Several lines of evidence have accumulated that release of excitatory amino acids, nitric oxide and prostaglandin E2 (PGE2) play a critical role in the development of peripheral tactile and thermal hypersensitivity in chronic inflammatory pain models. Synthesis of PGE2 is controlled by cyclooxygenase (COX), either the COX-1 or COX-2 isoform. COX-2 plays a central role in the inflammatory reactions. The relationship between central sensitization of a complete Freund's adjuvant (CFA) induced inflammation and expressions of COX-2 were assessed in a rat model of CFA injection induced inflammation. Moreover, the time course of analgesia and spinal COX-2 expression following intrathecal (IT) injection with a nonspecific COX inhibitor (ketorolac) and COX-2 inhibitor (celecoxib) were determined using Western blot and immunohistochemistry. COX-2 protein was slightly increased in the lumbosacral spinal cord at 24 h following subcutaneous injection of CFA in the plantar surface of the left hindpaw (p>0.05). COX-1 was not detected in normal and CFA injection rats. Surprisingly, IT ketorolac or celecoxib significantly increased spinal COX-2 levels at 1 h post-IT injection (p<0.05) both in inflamed and non-inflamed rats. Then, spinal COX-2 levels declined at 3 and 6 h post-IT injection. These results provide strong in vivo evidence that COX-2 activity but not level may play a central role in the Freund's adjuvant-induced inflammation. However, spinal COX-2 level was upregulated following IT ketorolac and celecoxib injection. These data implies that suppression of PGE2 activity may induce the expression of spinal COX-2 in Freund's adjuvant-induced pain model. Our study concludes that IT administration of COX-2 inhibitor or nonspecific COX inhibitor is associated with significant short-term increase in spinal COX-2 expression.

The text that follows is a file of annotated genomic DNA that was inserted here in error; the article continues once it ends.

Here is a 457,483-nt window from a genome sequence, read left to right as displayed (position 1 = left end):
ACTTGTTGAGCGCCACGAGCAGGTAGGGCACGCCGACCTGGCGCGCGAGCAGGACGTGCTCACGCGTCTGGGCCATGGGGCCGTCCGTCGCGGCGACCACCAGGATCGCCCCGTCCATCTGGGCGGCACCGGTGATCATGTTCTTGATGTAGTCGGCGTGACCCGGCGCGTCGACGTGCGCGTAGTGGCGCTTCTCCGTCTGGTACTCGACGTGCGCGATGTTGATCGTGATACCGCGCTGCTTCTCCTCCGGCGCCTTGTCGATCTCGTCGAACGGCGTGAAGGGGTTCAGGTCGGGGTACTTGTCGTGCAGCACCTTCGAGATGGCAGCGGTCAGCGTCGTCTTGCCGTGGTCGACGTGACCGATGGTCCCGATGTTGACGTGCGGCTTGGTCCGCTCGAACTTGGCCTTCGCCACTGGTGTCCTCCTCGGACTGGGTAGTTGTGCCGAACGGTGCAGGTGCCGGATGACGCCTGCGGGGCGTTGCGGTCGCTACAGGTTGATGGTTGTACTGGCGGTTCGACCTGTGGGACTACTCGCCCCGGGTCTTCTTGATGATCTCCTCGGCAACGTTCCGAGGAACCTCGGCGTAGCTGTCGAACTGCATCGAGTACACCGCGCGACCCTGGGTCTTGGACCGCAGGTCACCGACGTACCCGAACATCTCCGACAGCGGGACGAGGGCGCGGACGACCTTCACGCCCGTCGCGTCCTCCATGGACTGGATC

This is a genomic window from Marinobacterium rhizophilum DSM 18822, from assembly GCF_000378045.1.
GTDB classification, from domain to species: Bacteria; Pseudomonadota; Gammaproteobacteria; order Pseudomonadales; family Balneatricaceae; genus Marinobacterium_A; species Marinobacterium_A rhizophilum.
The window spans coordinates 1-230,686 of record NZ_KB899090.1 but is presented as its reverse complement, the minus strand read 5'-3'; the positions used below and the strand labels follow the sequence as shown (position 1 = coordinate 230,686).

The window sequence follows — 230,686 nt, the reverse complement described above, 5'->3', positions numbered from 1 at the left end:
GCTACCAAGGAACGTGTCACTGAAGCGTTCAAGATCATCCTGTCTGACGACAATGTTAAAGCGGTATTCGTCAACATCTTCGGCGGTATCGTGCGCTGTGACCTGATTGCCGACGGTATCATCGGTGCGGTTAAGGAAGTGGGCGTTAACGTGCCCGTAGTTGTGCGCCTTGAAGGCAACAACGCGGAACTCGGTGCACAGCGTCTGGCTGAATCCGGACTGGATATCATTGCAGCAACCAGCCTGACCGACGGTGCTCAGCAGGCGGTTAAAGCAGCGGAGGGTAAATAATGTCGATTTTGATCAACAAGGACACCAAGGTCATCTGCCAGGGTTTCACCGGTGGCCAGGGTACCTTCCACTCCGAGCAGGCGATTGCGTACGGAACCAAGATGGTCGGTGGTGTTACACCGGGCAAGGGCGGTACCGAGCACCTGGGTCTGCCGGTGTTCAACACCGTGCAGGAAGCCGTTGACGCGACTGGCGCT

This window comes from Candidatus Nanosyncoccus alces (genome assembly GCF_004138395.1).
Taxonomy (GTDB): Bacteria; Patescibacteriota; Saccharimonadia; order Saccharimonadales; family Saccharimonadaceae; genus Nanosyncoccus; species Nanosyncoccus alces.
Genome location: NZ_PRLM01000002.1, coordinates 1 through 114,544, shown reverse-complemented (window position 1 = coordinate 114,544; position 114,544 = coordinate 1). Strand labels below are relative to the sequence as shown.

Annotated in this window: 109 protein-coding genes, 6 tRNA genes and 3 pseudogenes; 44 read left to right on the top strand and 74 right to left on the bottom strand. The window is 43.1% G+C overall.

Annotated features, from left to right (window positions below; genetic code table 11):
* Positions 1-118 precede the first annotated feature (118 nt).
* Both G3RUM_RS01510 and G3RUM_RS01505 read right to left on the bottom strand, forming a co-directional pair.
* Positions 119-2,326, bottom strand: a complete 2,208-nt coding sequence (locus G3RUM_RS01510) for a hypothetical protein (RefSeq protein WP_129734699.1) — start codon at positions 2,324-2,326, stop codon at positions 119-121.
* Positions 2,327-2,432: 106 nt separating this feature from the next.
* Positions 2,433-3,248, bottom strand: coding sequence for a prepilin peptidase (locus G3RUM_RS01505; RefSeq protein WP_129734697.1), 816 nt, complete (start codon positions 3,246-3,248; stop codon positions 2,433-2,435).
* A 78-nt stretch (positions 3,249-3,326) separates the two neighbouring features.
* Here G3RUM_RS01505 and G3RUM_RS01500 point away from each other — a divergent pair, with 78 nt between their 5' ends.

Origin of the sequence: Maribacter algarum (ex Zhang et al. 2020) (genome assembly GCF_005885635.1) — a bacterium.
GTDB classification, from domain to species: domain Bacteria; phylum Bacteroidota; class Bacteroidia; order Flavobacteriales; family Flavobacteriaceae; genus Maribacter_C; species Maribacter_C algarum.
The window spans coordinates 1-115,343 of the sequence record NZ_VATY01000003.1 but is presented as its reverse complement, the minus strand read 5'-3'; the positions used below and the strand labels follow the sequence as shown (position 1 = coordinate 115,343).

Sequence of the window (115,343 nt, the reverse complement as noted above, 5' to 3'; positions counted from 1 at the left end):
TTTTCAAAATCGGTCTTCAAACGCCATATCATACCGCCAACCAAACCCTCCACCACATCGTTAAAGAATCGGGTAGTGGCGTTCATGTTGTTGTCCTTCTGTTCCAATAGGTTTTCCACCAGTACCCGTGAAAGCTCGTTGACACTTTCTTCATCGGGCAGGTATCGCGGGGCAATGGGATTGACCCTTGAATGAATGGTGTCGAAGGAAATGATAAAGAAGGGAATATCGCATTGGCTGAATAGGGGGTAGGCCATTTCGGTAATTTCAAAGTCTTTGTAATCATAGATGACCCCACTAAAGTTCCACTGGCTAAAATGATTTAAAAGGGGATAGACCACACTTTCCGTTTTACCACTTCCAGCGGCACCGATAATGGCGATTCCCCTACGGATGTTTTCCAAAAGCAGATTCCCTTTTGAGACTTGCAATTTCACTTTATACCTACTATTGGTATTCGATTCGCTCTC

All Science Journal Classification (ASJC) codes
- Molecular Biology
- Cellular and Molecular Neuroscience